In R v Parsons [2017] EWCA Crim 2163 the Court revised the Smith guidelines on SHOPO’s in the light of developments in technology and everyday life.  In summary it held;

1.     SHOPOS should not include a blanket ban on Internet Usage – this was unrealistic, oppressive and disproportionate.”

2.     Where an individual can show that his employers have risk monitoring software at work there is no requirement for additional software to be implemented on work equipment by the Police. The Court formulated a model direction to be imposed in such cases:-  

"The Defendant is prohibited from:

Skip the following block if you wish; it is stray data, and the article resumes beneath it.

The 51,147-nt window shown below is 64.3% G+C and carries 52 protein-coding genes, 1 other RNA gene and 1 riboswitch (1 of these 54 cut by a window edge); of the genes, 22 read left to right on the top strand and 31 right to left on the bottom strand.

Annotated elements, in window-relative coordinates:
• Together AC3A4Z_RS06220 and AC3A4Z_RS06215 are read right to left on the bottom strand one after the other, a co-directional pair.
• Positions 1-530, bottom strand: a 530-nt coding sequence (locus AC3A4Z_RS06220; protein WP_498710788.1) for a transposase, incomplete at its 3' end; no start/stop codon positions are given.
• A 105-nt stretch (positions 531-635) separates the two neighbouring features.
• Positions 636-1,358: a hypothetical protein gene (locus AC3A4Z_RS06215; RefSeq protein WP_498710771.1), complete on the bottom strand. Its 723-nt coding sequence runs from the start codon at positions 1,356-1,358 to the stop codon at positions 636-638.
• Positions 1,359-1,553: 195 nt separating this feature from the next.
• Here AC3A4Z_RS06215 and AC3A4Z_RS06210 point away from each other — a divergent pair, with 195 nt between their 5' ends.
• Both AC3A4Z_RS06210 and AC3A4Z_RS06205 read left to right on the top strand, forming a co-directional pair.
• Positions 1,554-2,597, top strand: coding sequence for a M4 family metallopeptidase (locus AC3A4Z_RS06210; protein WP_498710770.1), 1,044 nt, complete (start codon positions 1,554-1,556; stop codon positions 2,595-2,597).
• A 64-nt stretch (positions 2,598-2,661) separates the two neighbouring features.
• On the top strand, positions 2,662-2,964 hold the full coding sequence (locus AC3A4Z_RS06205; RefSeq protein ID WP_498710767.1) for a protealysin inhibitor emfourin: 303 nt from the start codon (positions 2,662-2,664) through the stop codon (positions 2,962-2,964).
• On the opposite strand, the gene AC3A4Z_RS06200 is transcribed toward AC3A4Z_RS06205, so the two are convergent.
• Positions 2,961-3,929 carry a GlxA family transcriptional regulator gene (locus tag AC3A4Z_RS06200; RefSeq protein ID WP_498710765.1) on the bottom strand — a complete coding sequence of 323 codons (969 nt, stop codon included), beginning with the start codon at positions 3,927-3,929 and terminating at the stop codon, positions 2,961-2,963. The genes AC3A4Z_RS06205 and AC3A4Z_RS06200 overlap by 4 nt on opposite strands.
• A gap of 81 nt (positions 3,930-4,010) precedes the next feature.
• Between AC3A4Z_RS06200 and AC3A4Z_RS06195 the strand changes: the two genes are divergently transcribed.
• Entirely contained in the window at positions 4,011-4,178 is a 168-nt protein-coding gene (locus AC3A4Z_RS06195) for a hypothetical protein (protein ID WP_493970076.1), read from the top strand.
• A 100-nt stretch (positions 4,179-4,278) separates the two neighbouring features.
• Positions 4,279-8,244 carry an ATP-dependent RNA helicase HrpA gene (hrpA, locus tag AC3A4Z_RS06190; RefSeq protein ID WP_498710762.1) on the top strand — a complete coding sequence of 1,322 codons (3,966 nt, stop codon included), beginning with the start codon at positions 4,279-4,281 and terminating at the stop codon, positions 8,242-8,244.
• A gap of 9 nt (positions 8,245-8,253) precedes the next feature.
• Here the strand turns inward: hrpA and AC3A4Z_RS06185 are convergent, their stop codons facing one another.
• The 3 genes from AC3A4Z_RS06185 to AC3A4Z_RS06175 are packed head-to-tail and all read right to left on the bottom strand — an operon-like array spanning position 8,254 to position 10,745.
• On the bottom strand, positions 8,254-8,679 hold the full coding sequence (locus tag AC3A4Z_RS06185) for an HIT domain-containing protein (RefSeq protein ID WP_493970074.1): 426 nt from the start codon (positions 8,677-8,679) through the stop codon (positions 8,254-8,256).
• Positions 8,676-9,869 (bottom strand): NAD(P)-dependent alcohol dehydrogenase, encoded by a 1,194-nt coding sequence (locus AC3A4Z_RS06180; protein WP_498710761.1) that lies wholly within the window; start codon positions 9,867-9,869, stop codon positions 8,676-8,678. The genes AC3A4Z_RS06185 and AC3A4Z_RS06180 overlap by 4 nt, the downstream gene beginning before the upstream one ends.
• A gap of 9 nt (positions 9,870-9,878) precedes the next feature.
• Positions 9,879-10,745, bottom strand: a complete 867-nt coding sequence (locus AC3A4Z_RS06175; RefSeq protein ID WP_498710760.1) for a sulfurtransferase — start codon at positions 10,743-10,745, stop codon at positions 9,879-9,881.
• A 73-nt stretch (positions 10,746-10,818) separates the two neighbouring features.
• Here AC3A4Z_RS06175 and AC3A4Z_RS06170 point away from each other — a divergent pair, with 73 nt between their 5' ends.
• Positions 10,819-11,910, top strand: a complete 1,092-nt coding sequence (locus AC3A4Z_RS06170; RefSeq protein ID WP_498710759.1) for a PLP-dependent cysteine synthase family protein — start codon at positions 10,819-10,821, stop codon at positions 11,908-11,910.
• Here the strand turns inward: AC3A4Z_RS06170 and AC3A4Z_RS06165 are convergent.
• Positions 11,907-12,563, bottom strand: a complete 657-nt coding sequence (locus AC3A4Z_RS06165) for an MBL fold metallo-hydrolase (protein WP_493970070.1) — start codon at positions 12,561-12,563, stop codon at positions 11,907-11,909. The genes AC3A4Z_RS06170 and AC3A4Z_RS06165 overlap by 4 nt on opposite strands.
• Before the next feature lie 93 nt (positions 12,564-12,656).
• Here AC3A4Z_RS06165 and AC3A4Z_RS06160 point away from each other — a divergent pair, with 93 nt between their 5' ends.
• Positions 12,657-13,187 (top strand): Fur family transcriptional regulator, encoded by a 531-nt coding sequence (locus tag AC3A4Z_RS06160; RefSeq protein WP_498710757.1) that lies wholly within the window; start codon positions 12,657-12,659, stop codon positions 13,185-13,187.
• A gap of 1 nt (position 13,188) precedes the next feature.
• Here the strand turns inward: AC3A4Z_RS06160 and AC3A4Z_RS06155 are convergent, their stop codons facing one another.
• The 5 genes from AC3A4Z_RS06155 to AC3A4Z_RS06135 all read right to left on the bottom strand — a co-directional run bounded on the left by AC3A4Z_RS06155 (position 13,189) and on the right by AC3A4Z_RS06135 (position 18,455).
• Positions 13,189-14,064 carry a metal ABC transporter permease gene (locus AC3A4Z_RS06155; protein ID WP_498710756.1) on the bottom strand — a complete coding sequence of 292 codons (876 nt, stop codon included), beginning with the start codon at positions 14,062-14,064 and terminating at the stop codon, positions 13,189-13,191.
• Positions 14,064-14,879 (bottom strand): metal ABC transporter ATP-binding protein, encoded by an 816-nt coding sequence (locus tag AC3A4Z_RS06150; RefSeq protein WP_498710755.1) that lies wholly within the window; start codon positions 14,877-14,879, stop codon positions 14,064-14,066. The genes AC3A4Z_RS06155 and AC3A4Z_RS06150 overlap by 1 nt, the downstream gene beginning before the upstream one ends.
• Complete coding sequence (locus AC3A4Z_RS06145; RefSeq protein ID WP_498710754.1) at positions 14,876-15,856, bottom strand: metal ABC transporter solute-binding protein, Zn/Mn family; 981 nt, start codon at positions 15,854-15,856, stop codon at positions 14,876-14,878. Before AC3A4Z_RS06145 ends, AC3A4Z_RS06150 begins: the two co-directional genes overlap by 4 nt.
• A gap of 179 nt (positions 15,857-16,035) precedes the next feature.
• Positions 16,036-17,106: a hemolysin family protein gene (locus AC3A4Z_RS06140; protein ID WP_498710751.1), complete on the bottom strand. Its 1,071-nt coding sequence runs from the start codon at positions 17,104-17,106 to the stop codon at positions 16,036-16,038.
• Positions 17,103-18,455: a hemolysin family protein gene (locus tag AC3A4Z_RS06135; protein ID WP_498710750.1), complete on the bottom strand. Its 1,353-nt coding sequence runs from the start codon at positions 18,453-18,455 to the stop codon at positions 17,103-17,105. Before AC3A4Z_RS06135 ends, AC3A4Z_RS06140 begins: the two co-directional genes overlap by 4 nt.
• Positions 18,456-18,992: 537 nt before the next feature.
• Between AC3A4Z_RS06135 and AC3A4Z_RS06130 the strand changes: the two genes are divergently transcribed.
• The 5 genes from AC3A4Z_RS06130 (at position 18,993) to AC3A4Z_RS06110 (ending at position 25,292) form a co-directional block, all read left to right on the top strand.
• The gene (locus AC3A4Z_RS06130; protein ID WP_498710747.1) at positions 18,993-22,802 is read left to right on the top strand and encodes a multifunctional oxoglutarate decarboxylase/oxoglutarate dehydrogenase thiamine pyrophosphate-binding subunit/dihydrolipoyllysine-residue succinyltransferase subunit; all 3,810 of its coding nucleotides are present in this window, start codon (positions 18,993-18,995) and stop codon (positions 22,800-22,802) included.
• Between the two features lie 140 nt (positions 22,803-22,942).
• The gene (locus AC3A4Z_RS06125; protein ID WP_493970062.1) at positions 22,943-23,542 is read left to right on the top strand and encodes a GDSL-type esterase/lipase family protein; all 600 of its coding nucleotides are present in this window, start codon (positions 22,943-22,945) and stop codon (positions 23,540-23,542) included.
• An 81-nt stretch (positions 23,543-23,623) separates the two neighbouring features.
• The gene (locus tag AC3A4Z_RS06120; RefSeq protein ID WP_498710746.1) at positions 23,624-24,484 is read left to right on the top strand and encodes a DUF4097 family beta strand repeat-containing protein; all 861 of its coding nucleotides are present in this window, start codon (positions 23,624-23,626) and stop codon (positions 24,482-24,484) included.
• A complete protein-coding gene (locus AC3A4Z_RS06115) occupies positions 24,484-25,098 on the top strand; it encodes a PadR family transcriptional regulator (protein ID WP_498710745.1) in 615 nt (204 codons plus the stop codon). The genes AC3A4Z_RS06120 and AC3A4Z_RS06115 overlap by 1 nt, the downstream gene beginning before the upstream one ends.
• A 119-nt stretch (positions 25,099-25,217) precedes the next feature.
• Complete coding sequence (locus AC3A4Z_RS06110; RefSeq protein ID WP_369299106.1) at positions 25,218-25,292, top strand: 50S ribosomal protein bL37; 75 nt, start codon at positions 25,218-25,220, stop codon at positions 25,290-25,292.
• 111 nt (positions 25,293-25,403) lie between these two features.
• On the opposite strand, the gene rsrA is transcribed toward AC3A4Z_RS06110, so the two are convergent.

(1) Using any computer or device capable of accessing the internet unless:

 (a) He has notified the police VISOR team within 3 days of the acquisition of any such device;

 (b) It has the capacity to retain and display the history of internet use, and he does not delete such history;

 (c) He makes the device immediately available on request for inspection by a Police officer, or police staff employee, and he allows such person to install risk management monitoring software if they so choose.

 This prohibition shall not apply to a computer at his place of work, Job Centre Plus, Public Library, educational establishment or other such place, provided that in relation to his place of work, within 3 days of him commencing use of such a computer, he notifies the police VISOR team of this use.